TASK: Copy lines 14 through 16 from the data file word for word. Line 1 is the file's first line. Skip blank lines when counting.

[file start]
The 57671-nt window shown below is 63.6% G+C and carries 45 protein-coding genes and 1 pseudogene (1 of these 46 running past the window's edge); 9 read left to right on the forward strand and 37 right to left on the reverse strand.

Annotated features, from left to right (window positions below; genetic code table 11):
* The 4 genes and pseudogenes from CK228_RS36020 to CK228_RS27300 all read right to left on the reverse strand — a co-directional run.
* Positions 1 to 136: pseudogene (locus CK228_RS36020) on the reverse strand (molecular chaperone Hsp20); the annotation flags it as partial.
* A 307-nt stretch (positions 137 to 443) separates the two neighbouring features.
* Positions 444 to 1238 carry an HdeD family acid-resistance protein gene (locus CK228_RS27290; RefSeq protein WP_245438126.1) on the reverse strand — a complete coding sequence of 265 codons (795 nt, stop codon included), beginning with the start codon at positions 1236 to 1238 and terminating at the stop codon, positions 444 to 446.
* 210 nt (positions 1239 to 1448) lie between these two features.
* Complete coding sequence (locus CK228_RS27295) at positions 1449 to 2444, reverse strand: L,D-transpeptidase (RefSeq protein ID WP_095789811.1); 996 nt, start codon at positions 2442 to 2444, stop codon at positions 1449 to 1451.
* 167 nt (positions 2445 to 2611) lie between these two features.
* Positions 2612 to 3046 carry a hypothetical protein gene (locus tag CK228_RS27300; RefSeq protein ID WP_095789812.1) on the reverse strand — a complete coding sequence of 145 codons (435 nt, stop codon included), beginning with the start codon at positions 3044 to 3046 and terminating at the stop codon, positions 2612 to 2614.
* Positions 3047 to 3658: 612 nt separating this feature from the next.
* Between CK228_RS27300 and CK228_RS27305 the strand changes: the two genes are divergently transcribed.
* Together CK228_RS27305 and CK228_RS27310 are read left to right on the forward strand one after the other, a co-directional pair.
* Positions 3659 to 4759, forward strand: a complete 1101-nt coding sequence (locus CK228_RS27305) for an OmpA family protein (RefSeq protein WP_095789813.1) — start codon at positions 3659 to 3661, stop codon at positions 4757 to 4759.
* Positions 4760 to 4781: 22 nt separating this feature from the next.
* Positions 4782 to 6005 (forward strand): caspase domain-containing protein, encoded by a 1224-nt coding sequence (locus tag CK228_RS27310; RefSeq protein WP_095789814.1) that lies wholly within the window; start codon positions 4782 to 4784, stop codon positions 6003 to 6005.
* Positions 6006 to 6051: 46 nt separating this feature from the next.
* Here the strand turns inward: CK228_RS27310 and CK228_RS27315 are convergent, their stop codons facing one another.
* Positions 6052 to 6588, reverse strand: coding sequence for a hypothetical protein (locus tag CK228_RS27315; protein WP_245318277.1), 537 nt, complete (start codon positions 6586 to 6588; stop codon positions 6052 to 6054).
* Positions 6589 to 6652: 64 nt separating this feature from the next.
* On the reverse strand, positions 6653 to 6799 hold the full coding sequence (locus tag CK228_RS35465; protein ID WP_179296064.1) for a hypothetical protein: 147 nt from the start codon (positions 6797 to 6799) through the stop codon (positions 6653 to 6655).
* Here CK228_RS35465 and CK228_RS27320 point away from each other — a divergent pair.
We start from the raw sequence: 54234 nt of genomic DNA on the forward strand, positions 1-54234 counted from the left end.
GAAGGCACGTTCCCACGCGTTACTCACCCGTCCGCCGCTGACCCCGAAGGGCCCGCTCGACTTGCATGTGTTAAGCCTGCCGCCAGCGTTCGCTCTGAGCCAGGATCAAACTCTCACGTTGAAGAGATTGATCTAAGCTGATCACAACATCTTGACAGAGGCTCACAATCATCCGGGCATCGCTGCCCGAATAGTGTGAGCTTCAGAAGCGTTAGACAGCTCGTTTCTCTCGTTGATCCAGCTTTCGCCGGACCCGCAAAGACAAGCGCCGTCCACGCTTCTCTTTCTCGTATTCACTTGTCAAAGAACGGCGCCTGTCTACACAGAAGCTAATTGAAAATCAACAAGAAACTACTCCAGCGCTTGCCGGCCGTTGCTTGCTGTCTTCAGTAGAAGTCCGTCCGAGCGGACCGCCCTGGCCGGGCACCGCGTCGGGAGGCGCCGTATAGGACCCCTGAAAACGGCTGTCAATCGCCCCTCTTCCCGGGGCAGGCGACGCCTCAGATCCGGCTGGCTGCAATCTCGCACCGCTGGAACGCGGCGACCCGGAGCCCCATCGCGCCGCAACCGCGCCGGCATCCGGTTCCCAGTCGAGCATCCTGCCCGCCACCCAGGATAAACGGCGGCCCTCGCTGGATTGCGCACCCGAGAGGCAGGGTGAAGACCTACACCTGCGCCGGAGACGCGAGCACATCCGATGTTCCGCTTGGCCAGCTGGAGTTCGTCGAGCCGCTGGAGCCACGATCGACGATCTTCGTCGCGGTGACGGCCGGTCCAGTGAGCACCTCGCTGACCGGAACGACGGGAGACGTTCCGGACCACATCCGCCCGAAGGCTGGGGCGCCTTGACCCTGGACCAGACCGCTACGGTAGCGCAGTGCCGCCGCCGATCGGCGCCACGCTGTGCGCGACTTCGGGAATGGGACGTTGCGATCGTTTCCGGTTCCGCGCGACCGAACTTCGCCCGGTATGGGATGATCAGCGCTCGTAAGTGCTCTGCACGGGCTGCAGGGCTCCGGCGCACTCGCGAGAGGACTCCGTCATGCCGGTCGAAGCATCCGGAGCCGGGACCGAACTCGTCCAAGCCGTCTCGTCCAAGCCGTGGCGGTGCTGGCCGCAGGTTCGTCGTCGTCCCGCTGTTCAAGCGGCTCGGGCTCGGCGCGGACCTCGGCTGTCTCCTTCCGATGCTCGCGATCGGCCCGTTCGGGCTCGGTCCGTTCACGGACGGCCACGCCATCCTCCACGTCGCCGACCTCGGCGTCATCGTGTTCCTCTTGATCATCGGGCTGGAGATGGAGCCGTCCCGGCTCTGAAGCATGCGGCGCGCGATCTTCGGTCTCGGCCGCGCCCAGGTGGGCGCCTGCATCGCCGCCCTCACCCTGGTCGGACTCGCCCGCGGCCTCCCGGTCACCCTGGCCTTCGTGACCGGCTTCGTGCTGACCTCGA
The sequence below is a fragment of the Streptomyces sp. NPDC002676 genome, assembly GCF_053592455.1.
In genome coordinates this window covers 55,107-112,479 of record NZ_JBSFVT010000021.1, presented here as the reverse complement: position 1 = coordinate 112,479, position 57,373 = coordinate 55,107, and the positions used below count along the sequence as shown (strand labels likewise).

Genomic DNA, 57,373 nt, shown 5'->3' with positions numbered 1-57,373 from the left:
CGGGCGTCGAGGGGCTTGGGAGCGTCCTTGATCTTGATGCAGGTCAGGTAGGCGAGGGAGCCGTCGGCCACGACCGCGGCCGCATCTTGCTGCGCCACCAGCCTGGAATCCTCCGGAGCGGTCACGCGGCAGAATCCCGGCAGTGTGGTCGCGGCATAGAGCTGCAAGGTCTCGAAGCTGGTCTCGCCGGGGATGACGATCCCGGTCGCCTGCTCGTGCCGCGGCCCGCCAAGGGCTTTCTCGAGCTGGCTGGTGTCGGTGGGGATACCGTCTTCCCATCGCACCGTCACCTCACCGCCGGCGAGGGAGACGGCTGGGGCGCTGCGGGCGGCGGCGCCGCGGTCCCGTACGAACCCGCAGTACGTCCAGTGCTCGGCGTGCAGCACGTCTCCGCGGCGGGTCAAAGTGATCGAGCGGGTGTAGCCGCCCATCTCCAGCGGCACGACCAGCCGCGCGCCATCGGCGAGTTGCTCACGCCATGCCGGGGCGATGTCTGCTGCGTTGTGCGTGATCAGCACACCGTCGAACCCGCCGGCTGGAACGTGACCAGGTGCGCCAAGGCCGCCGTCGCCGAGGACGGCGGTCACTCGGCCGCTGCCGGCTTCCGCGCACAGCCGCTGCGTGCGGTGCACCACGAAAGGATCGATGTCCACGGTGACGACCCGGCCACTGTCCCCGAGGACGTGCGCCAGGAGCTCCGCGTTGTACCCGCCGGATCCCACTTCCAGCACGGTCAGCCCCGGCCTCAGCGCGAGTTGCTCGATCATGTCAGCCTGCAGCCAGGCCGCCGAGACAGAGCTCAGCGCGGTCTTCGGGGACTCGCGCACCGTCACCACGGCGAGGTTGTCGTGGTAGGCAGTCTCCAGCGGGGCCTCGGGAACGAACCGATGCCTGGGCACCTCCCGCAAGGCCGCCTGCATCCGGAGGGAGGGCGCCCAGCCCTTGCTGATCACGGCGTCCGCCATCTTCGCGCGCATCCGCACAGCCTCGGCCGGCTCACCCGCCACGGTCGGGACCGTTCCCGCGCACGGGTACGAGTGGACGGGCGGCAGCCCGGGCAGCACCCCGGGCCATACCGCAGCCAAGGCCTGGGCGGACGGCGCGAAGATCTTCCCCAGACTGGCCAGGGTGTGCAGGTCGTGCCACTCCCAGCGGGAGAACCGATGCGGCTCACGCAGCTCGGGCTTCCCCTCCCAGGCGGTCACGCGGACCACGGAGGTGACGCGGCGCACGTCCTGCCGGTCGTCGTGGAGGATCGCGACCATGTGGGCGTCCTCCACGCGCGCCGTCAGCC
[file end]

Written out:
* Positions 3659 to 4759, forward strand: a complete 1101-nt coding sequence (locus CK228_RS27305) for an OmpA family protein (RefSeq protein WP_095789813.1) — start codon at positions 3659 to 3661, stop codon at positions 4757 to 4759.
* Positions 4760 to 4781: 22 nt separating this feature from the next.
* Positions 4782 to 6005 (forward strand): caspase domain-containing protein, encoded by a 1224-nt coding sequence (locus tag CK228_RS27310; RefSeq protein WP_095789814.1) that lies wholly within the window; start codon positions 4782 to 4784, stop codon positions 6003 to 6005.